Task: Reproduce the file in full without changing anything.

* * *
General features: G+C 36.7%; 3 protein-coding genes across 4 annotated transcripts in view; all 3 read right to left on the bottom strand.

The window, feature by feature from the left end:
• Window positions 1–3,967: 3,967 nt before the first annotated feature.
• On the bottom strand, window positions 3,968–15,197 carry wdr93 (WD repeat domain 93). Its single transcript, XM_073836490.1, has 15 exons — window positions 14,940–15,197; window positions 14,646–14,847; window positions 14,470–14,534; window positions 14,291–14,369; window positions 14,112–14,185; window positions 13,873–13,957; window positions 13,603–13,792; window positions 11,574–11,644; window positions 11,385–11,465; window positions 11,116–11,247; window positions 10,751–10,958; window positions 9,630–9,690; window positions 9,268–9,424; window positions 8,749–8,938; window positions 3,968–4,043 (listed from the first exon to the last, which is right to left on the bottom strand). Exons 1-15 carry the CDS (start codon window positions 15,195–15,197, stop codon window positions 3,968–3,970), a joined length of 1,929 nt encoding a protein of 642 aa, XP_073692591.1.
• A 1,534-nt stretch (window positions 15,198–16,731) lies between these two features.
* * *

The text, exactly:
General features: G+C 36.7%; 3 protein-coding genes across 4 annotated transcripts in view; all 3 read right to left on the bottom strand.

The window, feature by feature from the left end:
• Window positions 1–3,967: 3,967 nt before the first annotated feature.
• On the bottom strand, window positions 3,968–15,197 carry wdr93 (WD repeat domain 93). Its single transcript, XM_073836490.1, has 15 exons — window positions 14,940–15,197; window positions 14,646–14,847; window positions 14,470–14,534; window positions 14,291–14,369; window positions 14,112–14,185; window positions 13,873–13,957; window positions 13,603–13,792; window positions 11,574–11,644; window positions 11,385–11,465; window positions 11,116–11,247; window positions 10,751–10,958; window positions 9,630–9,690; window positions 9,268–9,424; window positions 8,749–8,938; window positions 3,968–4,043 (listed from the first exon to the last, which is right to left on the bottom strand). Exons 1-15 carry the CDS (start codon window positions 15,195–15,197, stop codon window positions 3,968–3,970), a joined length of 1,929 nt encoding a protein of 642 aa, XP_073692591.1.
• A 1,534-nt stretch (window positions 15,198–16,731) lies between these two features.